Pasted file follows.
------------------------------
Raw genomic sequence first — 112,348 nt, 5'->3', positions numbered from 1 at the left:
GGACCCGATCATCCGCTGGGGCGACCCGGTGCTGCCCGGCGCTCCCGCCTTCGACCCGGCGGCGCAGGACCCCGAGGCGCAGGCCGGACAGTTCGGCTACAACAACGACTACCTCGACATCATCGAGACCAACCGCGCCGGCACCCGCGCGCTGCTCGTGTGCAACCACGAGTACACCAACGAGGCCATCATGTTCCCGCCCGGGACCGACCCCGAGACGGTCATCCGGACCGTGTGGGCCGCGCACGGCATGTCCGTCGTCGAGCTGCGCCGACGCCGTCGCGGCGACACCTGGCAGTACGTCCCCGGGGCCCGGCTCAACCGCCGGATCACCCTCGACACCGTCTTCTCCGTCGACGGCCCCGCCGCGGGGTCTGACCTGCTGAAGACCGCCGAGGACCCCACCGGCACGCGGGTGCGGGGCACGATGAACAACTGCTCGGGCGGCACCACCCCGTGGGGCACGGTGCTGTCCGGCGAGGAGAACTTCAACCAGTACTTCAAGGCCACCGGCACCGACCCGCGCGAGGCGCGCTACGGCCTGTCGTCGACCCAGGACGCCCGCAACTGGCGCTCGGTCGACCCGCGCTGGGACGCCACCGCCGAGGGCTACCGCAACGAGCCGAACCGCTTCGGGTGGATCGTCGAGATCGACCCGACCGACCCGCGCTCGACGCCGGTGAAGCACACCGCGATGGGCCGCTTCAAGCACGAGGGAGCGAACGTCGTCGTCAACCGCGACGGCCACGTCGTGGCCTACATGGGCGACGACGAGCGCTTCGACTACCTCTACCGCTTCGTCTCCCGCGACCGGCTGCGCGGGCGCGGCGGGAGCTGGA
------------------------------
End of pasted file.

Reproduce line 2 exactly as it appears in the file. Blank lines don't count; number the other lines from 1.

GGACCCGATCATCCGCTGGGGCGACCCGGTGCTGCCCGGCGCTCCCGCCTTCGACCCGGCGGCGCAGGACCCCGAGGCGCAGGCCGGACAGTTCGGCTACAACAACGACTACCTCGACATCATCGAGACCAACCGCGCCGGCACCCGCGCGCTGCTCGTGTGCAACCACGAGTACACCAACGAGGCCATCATGTTCCCGCCCGGGACCGACCCCGAGACGGTCATCCGGACCGTGTGGGCCGCGCACGGCATGTCCGTCGTCGAGCTGCGCCGACGCCGTCGCGGCGACACCTGGCAGTACGTCCCCGGGGCCCGGCTCAACCGCCGGATCACCCTCGACACCGTCTTCTCCGTCGACGGCCCCGCCGCGGGGTCTGACCTGCTGAAGACCGCCGAGGACCCCACCGGCACGCGGGTGCGGGGCACGATGAACAACTGCTCGGGCGGCACCACCCCGTGGGGCACGGTGCTGTCCGGCGAGGAGAACTTCAACCAGTACTTCAAGGCCACCGGCACCGACCCGCGCGAGGCGCGCTACGGCCTGTCGTCGACCCAGGACGCCCGCAACTGGCGCTCGGTCGACCCGCGCTGGGACGCCACCGCCGAGGGCTACCGCAACGAGCCGAACCGCTTCGGGTGGATCGTCGAGATCGACCCGACCGACCCGCGCTCGACGCCGGTGAAGCACACCGCGATGGGCCGCTTCAAGCACGAGGGAGCGAACGTCGTCGTCAACCGCGACGGCCACGTCGTGGCCTACATGGGCGACGACGAGCGCTTCGACTACCTCTACCGCTTCGTCTCCCGCGACCGGCTGCGCGGGCGCGGCGGGAGCTGGA